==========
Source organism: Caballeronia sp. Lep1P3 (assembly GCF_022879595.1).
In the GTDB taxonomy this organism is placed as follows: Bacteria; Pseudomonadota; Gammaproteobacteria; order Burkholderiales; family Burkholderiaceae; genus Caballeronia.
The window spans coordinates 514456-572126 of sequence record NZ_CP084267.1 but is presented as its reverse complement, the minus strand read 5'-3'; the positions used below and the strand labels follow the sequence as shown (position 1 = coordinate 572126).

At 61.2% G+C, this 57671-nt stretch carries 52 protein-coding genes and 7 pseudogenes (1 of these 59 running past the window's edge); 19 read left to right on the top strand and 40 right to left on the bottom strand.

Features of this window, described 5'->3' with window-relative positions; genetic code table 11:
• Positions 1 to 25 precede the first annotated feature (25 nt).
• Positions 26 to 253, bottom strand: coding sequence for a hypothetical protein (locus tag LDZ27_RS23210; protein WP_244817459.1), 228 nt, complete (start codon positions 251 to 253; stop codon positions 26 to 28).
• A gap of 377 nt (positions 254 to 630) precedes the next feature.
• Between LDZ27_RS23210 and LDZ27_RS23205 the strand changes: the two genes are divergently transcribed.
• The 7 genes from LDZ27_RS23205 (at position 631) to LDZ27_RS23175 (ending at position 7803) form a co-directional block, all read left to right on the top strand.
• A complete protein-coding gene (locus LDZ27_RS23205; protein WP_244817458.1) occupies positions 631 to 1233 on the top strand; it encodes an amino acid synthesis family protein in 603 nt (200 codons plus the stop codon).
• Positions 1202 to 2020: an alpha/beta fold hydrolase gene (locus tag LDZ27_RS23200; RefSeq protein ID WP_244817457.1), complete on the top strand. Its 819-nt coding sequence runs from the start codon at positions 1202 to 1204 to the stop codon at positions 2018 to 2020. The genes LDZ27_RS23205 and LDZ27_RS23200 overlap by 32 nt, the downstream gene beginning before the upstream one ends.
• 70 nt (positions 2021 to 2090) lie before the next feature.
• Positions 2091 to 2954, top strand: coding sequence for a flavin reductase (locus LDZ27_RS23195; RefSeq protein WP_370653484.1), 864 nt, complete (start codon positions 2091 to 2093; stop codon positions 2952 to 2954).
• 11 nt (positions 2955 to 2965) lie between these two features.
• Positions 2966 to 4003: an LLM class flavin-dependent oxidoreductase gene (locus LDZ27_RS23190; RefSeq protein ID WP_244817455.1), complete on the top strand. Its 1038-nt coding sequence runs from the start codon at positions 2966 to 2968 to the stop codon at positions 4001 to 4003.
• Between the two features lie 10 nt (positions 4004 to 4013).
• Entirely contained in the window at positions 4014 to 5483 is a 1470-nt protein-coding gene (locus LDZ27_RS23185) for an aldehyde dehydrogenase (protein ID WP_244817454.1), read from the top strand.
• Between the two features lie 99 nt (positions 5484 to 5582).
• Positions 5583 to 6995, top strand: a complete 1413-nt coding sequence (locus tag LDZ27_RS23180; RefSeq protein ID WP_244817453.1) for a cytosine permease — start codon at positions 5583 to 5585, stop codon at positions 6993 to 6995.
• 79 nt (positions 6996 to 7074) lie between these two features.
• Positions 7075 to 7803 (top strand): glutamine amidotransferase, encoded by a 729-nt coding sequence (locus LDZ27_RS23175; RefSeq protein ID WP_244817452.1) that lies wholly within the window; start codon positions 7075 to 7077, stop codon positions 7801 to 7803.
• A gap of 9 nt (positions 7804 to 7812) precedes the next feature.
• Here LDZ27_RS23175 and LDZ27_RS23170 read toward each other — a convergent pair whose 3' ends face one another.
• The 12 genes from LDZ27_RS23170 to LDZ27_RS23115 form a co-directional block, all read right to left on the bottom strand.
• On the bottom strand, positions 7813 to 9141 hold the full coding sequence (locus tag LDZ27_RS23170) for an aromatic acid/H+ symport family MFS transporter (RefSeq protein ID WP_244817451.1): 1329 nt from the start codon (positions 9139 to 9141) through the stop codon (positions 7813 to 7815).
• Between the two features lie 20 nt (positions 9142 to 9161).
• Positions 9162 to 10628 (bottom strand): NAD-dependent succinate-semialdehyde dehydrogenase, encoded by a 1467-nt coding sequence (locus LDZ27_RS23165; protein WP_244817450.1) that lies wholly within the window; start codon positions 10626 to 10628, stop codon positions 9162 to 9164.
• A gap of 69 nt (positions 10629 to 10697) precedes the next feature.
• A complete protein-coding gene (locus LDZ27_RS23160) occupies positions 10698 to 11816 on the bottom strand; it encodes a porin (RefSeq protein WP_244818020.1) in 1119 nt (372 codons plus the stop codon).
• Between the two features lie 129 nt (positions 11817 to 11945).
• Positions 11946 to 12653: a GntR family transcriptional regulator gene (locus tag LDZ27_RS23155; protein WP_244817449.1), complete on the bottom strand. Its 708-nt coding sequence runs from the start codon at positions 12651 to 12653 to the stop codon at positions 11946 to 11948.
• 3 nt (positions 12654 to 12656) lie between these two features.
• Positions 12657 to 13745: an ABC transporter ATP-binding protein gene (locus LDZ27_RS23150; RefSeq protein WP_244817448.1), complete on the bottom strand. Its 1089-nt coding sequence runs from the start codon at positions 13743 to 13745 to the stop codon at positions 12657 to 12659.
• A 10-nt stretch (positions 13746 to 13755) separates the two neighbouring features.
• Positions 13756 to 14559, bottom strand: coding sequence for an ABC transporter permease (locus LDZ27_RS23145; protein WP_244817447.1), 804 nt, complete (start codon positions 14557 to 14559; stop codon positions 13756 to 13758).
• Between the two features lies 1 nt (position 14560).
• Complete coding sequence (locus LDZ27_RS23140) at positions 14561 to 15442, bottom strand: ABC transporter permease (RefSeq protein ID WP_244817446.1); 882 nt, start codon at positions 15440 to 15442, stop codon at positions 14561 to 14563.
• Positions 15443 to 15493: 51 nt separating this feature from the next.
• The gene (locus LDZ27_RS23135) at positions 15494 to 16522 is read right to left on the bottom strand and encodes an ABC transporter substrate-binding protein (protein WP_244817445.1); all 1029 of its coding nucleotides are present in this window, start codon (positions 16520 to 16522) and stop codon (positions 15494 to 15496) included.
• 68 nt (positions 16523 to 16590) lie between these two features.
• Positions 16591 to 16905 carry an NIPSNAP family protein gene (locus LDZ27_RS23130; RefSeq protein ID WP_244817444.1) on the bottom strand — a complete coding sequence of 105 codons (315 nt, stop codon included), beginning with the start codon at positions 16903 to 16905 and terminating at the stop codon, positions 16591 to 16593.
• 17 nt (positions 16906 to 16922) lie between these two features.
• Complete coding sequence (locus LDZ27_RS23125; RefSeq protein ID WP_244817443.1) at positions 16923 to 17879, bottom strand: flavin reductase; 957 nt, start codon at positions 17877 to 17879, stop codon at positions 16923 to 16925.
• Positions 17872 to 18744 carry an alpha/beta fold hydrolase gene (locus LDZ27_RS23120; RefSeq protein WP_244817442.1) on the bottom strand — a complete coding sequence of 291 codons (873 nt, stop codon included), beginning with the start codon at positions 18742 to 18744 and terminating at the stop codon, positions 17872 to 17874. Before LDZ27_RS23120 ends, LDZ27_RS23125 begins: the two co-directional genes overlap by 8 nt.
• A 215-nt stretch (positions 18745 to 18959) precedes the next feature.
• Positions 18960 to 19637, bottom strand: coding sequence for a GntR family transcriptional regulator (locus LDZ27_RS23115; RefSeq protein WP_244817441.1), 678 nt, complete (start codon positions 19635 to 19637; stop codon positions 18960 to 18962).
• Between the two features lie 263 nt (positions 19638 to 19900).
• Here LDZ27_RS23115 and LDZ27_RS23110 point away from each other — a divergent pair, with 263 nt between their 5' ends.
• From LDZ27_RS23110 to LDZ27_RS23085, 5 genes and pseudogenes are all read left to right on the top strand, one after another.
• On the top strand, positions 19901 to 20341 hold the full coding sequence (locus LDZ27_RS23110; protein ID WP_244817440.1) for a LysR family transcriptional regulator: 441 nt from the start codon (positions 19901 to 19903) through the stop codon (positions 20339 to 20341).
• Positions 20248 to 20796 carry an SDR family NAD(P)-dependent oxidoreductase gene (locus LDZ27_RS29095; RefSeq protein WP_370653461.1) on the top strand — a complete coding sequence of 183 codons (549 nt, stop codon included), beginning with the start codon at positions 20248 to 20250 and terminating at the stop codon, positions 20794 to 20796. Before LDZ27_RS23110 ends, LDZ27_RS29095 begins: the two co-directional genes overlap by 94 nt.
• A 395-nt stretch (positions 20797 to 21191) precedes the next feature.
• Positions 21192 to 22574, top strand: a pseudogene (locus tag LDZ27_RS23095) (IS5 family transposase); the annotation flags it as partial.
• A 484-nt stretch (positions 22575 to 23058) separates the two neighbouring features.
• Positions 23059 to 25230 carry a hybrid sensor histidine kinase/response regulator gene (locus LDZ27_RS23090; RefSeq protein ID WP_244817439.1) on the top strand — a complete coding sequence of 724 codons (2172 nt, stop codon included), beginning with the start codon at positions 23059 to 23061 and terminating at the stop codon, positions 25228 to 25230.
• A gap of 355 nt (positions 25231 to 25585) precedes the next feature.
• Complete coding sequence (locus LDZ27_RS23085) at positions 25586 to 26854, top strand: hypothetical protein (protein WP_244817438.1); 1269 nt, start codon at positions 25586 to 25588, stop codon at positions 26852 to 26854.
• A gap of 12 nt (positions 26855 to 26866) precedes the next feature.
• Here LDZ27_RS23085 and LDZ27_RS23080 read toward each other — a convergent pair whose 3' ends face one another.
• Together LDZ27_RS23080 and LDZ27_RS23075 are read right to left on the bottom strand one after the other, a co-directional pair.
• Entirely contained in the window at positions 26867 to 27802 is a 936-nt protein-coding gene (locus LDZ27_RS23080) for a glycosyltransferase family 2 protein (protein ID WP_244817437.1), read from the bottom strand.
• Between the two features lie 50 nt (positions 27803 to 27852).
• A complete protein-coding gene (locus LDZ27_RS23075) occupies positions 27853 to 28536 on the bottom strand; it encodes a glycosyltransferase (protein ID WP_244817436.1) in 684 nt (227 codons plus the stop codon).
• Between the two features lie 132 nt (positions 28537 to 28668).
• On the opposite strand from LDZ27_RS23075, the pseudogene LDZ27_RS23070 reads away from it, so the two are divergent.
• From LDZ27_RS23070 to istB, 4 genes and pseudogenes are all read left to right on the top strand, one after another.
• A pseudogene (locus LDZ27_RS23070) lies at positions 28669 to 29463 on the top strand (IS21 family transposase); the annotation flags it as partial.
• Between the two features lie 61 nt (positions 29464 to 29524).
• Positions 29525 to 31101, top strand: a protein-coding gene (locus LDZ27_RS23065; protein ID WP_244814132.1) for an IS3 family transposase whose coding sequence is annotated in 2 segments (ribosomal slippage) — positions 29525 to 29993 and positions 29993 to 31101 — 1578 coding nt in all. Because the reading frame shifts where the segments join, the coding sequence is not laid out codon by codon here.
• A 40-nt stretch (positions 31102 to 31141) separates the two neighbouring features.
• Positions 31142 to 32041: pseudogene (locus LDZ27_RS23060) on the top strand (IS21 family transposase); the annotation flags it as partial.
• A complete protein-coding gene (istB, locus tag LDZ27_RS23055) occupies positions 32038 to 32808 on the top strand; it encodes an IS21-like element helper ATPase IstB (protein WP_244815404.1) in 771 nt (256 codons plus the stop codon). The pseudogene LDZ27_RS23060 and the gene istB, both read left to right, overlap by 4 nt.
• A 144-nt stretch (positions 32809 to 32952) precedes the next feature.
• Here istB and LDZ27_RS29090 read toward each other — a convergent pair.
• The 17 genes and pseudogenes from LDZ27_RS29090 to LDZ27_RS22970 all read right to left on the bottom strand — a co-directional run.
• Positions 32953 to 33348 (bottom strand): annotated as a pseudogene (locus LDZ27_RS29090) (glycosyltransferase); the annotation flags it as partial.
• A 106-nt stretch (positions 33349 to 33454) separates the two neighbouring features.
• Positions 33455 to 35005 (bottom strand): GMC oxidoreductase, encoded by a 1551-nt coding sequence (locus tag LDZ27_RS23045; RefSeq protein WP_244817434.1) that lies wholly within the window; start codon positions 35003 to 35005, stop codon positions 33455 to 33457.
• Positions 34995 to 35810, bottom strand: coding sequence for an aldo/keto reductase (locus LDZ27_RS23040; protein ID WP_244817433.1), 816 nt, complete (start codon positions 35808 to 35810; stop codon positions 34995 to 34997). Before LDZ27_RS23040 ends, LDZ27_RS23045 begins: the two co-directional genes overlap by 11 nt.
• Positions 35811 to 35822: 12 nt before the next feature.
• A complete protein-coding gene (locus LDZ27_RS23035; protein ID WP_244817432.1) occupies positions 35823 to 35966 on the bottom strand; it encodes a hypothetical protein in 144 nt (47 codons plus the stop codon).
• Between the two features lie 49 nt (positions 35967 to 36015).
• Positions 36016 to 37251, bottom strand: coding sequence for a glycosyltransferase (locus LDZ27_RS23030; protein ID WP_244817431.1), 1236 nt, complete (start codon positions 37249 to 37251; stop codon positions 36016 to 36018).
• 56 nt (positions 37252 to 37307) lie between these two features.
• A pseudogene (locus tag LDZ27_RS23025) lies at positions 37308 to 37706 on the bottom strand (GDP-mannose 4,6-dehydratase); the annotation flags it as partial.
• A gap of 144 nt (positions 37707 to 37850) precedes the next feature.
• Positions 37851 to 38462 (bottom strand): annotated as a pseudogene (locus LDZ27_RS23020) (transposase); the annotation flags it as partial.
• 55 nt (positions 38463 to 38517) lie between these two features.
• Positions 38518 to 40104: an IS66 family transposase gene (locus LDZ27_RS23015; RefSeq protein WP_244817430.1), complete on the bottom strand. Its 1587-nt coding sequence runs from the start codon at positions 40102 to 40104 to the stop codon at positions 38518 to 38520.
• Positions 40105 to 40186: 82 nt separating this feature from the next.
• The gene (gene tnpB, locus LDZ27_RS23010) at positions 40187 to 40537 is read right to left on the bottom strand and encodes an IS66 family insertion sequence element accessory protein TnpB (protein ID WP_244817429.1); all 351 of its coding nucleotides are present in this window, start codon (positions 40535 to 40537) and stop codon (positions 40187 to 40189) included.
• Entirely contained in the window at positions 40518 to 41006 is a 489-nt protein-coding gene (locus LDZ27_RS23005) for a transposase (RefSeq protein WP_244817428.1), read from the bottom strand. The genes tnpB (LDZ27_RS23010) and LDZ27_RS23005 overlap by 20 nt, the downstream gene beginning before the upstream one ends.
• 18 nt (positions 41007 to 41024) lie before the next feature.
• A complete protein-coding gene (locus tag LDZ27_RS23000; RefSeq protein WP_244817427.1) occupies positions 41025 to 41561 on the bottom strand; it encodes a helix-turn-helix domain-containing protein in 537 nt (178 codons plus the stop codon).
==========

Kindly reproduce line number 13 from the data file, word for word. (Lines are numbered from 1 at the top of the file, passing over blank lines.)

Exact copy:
• 70 nt (positions 2021 to 2090) lie before the next feature.